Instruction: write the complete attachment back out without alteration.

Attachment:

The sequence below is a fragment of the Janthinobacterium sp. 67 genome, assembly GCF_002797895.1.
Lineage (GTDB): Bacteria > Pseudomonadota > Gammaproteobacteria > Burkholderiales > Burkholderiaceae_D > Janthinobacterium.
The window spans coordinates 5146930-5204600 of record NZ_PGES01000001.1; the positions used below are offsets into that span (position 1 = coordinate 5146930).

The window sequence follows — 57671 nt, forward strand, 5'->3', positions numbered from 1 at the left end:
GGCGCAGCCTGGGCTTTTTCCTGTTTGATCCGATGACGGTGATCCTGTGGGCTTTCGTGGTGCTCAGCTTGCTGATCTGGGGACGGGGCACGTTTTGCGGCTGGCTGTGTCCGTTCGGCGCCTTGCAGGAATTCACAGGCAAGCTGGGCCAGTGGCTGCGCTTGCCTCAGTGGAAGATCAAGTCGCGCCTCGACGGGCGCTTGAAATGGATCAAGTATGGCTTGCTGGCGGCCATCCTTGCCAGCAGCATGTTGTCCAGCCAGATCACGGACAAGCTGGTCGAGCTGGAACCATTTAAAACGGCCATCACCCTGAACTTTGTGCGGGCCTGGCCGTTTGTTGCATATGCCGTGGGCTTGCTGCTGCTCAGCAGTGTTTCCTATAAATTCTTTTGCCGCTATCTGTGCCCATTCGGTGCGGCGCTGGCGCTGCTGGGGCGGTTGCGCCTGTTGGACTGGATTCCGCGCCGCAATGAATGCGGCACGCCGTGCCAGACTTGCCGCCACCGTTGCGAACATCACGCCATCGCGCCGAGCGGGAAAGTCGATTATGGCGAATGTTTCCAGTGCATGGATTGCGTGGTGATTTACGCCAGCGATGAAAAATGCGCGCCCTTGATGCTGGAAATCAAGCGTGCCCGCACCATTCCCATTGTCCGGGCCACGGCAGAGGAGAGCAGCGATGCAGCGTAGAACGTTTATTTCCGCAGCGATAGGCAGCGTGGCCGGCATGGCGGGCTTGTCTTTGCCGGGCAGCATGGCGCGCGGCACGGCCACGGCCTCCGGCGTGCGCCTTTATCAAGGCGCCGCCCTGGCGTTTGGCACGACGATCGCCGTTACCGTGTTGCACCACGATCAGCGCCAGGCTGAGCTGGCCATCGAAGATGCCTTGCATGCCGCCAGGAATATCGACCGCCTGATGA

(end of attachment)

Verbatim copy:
The sequence below is a fragment of the Janthinobacterium sp. 67 genome, assembly GCF_002797895.1.
Lineage (GTDB): Bacteria > Pseudomonadota > Gammaproteobacteria > Burkholderiales > Burkholderiaceae_D > Janthinobacterium.
The window spans coordinates 5146930-5204600 of record NZ_PGES01000001.1; the positions used below are offsets into that span (position 1 = coordinate 5146930).

The window sequence follows — 57671 nt, forward strand, 5'->3', positions numbered from 1 at the left end:
GGCGCAGCCTGGGCTTTTTCCTGTTTGATCCGATGACGGTGATCCTGTGGGCTTTCGTGGTGCTCAGCTTGCTGATCTGGGGACGGGGCACGTTTTGCGGCTGGCTGTGTCCGTTCGGCGCCTTGCAGGAATTCACAGGCAAGCTGGGCCAGTGGCTGCGCTTGCCTCAGTGGAAGATCAAGTCGCGCCTCGACGGGCGCTTGAAATGGATCAAGTATGGCTTGCTGGCGGCCATCCTTGCCAGCAGCATGTTGTCCAGCCAGATCACGGACAAGCTGGTCGAGCTGGAACCATTTAAAACGGCCATCACCCTGAACTTTGTGCGGGCCTGGCCGTTTGTTGCATATGCCGTGGGCTTGCTGCTGCTCAGCAGTGTTTCCTATAAATTCTTTTGCCGCTATCTGTGCCCATTCGGTGCGGCGCTGGCGCTGCTGGGGCGGTTGCGCCTGTTGGACTGGATTCCGCGCCGCAATGAATGCGGCACGCCGTGCCAGACTTGCCGCCACCGTTGCGAACATCACGCCATCGCGCCGAGCGGGAAAGTCGATTATGGCGAATGTTTCCAGTGCATGGATTGCGTGGTGATTTACGCCAGCGATGAAAAATGCGCGCCCTTGATGCTGGAAATCAAGCGTGCCCGCACCATTCCCATTGTCCGGGCCACGGCAGAGGAGAGCAGCGATGCAGCGTAGAACGTTTATTTCCGCAGCGATAGGCAGCGTGGCCGGCATGGCGGGCTTGTCTTTGCCGGGCAGCATGGCGCGCGGCACGGCCACGGCCTCCGGCGTGCGCCTTTATCAAGGCGCCGCCCTGGCGTTTGGCACGACGATCGCCGTTACCGTGTTGCACCACGATCAGCGCCAGGCTGAGCTGGCCATCGAAGATGCCTTGCATGCCGCCAGGAATATCGACCGCCTGATGA